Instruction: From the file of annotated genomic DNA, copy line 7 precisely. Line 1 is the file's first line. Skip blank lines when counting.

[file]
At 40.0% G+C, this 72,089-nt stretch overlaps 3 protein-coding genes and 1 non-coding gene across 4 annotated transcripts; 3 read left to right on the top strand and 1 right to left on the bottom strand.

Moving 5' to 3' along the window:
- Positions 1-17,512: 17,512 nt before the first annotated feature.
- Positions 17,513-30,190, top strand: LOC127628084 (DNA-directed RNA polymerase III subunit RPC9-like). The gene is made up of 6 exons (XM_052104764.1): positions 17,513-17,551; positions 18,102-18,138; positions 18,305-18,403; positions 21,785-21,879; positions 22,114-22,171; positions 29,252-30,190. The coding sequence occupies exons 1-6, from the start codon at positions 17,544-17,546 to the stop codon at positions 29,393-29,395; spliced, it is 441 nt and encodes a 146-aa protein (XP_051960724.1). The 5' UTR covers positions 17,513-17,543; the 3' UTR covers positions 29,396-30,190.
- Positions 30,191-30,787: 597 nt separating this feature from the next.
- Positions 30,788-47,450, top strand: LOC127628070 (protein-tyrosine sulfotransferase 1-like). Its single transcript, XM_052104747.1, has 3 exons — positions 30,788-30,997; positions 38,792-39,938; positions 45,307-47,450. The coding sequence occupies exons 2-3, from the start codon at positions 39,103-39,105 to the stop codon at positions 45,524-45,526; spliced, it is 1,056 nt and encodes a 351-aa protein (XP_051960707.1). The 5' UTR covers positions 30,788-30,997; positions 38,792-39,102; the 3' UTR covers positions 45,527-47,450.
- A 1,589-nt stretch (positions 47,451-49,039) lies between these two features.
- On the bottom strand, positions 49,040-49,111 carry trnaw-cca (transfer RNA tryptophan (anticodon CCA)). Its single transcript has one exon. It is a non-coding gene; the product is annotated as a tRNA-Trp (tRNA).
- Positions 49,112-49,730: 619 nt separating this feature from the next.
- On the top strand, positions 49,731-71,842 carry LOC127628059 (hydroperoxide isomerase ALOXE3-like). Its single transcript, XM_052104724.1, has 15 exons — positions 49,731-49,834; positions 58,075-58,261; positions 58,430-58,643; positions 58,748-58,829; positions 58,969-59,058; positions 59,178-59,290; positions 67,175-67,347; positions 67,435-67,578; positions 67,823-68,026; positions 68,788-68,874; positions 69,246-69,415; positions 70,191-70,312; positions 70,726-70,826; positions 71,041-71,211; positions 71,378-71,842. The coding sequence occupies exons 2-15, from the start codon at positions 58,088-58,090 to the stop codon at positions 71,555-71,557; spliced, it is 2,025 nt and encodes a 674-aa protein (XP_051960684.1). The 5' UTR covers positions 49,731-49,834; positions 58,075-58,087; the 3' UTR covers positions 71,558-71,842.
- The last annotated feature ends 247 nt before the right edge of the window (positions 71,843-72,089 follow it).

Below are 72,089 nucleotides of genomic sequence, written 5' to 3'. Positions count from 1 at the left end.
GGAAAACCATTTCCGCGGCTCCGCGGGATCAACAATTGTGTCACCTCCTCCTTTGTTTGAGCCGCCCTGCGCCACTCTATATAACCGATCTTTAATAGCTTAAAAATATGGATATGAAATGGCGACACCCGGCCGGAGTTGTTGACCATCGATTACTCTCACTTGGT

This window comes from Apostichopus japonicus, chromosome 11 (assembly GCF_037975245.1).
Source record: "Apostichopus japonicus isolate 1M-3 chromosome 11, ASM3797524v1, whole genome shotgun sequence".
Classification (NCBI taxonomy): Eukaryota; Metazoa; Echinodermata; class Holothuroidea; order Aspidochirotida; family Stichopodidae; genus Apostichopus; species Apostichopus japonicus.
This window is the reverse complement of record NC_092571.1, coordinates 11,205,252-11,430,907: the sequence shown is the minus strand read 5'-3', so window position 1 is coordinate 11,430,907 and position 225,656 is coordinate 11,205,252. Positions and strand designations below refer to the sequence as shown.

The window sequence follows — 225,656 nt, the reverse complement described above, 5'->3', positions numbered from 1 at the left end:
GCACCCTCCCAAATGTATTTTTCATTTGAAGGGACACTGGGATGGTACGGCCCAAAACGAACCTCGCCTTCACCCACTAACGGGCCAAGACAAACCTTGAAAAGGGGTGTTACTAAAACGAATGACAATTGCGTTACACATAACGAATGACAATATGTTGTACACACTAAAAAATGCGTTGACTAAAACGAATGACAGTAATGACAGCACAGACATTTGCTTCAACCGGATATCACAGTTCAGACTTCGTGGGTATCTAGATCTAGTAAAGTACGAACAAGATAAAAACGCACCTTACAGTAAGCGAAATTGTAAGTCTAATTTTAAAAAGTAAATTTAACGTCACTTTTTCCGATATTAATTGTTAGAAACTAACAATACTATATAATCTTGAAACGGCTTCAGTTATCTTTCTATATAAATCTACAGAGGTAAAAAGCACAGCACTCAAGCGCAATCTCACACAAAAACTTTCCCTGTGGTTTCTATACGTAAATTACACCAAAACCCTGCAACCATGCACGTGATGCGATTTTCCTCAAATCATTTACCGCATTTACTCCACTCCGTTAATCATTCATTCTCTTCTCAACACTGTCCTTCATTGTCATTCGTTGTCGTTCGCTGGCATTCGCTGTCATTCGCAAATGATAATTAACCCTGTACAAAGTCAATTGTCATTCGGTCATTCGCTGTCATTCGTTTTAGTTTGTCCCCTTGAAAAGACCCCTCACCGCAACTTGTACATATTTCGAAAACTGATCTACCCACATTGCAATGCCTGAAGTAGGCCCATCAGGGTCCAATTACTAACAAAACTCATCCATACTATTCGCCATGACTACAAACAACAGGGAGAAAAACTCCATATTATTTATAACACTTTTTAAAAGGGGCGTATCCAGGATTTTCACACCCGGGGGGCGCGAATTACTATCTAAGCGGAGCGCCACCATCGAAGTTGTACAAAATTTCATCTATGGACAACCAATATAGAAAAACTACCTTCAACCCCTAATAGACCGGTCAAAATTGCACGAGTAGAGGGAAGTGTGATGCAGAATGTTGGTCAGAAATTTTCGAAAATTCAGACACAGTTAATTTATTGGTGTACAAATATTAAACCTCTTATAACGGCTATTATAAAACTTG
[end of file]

- A 1,589-nt stretch (positions 47,451-49,039) lies between these two features.